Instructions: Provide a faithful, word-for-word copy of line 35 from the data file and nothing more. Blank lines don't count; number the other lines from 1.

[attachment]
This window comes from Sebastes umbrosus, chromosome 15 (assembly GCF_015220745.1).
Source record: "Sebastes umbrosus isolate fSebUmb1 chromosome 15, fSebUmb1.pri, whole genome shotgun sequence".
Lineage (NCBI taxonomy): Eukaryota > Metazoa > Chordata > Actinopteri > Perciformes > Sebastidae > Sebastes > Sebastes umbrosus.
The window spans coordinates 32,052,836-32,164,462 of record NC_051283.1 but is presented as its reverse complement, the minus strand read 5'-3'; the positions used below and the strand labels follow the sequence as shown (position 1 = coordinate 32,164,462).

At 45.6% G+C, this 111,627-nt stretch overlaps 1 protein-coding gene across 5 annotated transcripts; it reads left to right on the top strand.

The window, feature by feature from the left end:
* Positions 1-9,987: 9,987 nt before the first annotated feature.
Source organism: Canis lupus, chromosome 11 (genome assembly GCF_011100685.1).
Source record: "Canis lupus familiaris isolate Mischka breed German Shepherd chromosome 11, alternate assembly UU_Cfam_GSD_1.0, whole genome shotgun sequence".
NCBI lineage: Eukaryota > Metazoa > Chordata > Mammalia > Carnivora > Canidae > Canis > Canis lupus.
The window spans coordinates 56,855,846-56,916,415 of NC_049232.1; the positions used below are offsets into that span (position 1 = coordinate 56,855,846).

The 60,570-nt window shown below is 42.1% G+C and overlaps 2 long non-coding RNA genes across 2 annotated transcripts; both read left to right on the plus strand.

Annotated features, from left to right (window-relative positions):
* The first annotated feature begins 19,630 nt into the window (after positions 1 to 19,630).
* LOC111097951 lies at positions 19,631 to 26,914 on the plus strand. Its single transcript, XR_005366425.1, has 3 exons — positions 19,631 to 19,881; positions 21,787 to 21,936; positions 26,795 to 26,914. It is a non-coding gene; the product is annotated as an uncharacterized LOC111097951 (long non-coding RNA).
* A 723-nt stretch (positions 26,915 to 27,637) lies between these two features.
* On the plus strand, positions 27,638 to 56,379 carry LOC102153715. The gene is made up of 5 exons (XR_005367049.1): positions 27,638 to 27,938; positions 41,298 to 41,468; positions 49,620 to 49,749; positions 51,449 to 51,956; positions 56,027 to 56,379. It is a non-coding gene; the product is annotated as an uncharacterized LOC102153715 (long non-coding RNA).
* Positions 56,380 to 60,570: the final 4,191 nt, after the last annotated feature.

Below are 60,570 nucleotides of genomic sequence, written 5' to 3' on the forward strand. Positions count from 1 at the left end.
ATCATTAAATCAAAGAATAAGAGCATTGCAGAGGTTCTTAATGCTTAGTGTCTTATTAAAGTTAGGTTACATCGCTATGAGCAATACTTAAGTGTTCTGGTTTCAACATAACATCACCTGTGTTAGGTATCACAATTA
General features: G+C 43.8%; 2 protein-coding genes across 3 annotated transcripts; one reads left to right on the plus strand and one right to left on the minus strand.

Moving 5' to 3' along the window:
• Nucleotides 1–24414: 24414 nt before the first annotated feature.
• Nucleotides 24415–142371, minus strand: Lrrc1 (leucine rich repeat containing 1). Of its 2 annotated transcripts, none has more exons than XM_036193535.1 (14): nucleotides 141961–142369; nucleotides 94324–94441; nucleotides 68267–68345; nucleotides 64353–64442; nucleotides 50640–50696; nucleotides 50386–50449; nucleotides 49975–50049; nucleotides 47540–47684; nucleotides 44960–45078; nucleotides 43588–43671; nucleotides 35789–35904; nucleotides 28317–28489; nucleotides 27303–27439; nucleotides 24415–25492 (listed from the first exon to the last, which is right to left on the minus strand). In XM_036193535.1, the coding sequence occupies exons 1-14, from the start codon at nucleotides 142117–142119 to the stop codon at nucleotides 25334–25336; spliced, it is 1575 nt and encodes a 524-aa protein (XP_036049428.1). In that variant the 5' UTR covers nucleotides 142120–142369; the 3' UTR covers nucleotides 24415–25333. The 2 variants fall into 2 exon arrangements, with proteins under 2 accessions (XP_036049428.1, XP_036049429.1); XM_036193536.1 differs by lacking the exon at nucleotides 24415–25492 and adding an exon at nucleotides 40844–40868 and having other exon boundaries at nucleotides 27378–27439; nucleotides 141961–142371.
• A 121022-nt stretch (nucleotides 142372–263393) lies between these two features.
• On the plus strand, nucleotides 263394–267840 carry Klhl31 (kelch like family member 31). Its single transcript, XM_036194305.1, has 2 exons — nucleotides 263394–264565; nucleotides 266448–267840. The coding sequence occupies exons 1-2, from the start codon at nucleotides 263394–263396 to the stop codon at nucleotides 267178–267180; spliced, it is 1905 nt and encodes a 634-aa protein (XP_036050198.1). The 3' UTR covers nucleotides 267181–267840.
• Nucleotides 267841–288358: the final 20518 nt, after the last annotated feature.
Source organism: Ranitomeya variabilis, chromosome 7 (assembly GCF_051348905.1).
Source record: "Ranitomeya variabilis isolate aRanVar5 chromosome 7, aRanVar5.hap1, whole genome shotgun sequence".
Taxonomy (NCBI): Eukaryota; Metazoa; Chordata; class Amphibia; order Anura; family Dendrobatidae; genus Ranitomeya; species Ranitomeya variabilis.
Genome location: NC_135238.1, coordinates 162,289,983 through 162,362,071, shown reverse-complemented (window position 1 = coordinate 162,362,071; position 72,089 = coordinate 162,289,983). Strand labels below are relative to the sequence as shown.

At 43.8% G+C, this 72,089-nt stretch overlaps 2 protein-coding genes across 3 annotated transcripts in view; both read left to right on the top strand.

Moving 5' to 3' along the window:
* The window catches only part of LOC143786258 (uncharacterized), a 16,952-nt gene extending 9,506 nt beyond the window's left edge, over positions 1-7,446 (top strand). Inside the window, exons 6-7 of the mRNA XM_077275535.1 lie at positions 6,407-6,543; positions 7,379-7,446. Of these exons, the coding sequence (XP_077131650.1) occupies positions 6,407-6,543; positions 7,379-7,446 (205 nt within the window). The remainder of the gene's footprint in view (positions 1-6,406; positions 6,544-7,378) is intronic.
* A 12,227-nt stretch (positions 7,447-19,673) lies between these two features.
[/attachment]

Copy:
* A 12,227-nt stretch (positions 7,447-19,673) lies between these two features.